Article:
Does sunscreen hamper vitamin D synthesis in your body?

Does sunscreen hamper vitamin D synthesis in your body?

Sunscreen is a must-have in our skincare routine to eliminate sun damage. We use sunscreen on the exposed part of our body. 

However, some claims have been that prolonged use of sunscreen on your body reduces the body's ability to produce vitamin D. Recent research shows that sunscreen creates a shield on our skin to prevent UV rays from entering our skin. These UV rays help to produce vitamin D in our bodies. 

Role of vitamin D 

Vitamin D is an essential nutrient for our body. We get vitamin D by eating oily fish, egg yolk, milk, or through supplements, and from the sun. UVB rays of the sun are responsible for producing vitamin D in our bodies. 

Vitamin D is a fat-soluble vitamin that increases calcium and phosphorus absorption in our body. As a result, it regulates immunity and skin cell turnover and promotes wound healing. In addition, it has antioxidants that help to protect from free radicals and gives photoprotection from UV rays. Five to ten minutes of sun exposure, two to three times a week, is enough to produce vitamin D.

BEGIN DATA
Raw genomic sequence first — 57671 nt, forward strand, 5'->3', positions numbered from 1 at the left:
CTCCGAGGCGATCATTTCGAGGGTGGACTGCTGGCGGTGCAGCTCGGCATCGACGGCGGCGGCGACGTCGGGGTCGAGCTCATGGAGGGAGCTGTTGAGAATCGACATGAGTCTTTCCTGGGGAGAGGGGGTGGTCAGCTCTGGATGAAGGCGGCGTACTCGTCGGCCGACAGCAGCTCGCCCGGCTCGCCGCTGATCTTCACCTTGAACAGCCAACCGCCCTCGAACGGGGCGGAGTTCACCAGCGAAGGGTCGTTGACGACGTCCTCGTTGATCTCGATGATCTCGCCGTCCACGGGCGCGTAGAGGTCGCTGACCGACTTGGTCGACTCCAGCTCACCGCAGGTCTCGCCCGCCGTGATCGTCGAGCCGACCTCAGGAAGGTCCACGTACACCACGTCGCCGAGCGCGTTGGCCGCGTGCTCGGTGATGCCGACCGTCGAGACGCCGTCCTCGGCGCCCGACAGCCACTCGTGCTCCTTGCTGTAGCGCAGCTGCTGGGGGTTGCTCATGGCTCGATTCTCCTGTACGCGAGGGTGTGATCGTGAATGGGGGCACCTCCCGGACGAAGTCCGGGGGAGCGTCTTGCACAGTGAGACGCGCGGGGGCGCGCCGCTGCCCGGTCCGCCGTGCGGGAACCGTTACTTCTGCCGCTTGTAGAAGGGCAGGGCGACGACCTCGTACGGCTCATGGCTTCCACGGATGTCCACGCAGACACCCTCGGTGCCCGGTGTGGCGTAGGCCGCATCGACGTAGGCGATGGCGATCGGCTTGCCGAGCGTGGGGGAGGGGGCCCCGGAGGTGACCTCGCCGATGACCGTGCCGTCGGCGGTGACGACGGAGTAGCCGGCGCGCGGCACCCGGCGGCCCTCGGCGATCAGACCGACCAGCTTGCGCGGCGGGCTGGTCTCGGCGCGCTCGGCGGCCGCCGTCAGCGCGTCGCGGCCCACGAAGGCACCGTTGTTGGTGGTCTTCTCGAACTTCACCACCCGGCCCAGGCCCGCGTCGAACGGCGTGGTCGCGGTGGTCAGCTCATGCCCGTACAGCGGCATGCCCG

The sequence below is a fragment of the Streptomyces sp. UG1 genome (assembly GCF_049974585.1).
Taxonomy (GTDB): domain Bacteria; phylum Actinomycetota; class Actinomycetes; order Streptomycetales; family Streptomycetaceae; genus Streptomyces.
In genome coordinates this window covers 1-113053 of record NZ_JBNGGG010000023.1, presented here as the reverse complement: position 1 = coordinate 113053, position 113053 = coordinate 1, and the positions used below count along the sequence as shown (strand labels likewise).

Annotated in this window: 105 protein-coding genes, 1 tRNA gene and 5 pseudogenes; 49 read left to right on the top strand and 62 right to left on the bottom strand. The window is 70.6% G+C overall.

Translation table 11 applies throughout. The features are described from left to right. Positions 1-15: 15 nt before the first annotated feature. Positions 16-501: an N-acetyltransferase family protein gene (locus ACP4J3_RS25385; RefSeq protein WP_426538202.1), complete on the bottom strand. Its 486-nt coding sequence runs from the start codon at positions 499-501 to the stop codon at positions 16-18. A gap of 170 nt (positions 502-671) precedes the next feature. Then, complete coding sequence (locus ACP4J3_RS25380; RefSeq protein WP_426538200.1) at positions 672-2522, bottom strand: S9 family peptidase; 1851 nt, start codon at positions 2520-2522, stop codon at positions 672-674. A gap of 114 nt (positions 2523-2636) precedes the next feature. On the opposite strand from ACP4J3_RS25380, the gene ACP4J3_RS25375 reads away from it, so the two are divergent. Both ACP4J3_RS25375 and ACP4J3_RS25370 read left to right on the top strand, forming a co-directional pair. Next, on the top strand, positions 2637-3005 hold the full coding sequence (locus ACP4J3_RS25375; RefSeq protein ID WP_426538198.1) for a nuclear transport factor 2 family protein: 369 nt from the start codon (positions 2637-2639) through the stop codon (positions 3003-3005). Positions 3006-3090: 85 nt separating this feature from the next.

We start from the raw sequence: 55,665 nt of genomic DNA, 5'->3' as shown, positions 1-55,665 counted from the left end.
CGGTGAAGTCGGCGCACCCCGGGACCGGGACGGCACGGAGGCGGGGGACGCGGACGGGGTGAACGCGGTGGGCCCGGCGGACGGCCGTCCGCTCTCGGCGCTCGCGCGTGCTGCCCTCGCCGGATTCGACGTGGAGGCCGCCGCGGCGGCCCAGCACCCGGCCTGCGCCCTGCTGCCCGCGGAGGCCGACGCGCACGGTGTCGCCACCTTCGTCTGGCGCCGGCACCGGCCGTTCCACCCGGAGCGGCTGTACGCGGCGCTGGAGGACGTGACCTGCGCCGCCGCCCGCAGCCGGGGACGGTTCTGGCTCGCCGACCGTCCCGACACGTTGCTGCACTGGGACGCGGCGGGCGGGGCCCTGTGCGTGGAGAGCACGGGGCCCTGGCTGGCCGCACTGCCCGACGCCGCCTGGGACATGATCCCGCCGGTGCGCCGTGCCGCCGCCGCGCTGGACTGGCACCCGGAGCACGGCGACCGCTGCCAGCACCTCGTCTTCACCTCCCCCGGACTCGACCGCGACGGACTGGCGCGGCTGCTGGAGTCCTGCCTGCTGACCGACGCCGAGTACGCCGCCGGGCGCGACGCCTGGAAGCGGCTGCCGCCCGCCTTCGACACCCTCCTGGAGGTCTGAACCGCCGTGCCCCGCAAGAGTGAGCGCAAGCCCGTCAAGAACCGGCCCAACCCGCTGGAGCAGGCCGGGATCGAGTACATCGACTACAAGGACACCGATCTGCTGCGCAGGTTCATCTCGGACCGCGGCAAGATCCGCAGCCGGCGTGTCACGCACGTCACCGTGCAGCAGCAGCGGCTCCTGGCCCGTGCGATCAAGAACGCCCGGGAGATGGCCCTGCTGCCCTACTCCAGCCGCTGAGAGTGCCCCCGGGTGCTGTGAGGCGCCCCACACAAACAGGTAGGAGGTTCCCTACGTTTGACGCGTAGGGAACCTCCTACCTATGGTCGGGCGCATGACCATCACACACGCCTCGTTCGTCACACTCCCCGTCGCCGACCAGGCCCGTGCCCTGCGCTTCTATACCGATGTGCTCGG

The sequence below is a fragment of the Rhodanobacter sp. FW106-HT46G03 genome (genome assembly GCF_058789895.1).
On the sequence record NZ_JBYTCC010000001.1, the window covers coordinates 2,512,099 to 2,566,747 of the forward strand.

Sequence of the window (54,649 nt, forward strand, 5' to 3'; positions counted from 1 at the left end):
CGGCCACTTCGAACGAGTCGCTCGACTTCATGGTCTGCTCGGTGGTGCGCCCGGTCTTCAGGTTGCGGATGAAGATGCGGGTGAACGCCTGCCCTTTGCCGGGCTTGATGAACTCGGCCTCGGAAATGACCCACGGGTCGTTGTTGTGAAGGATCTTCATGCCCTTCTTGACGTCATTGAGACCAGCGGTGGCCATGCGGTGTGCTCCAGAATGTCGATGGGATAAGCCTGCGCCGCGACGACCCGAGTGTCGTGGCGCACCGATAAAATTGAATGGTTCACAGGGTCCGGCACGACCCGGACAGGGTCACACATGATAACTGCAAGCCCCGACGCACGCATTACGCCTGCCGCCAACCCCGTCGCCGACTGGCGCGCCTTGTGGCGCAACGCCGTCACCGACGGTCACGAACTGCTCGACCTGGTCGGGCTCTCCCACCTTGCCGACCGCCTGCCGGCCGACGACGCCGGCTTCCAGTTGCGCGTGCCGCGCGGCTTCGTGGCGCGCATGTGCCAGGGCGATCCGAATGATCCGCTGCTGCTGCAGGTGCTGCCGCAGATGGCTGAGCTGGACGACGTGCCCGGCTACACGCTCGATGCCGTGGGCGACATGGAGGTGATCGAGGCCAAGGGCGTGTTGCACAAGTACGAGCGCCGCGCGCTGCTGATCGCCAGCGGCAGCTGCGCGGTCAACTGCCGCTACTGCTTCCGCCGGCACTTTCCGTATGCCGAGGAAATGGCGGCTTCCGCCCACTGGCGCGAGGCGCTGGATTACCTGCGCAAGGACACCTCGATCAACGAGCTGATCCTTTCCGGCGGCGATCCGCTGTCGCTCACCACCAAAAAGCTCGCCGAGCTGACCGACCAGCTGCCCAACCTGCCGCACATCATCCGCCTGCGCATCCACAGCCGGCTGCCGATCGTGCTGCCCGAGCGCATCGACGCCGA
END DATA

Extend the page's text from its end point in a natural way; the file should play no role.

Vitamin D deficiency can lead to weak muscles and bones, fatigue, low immunity, and much more. It can cause breakouts because the antioxidant property of vitamin D prevents acne. It also gives rise to skin rashes and treats skin diseases like eczema and psoriasis.

No need to fear 

Wearing sunscreen helps to get protection from UVA and UVB rays. So you are thinking that wearing sunscreen on our skin would imply less vitamin D. But not wearing sunscreen has many demerits also. 

To find an answer, this writer talked to dermatologist Dr. Shaikh Salman Salam, MBBS, DDV (BSMMU). 

He shared, ''We would have to put on a thick layer of sunscreen every couple of hours for the entire duration when we are under the sun. Even people with high SPF daily still maintain adequate vitamin D levels." 

"Generally, people apply insufficient sunscreen and do not even reapply it routinely after sweating or any vigorous activity. As a result, all the sun-exposed areas are not covered properly. So it is unlikely to develop vitamin D deficiency even if you apply sunscreen daily. And no such sunscreen can give you a hundred per cent protection from UV rays.''

So, applying sunscreen does not deplete vitamin D production in our body. Vitamin D supplements and a healthy diet, while wearing sunscreen daily for a long time, allows you to up your vitamin D intake and highly reduce the risk of sunburns, tans, hyperpigmentation, and skin cancer. 

Use a physical sunscreen with a high Sun Protection Factor (SPF) that protects from UVA and UVB rays. Make a habit of reapplying your sunscreen every two hours to get maximum protection from sun damage. 

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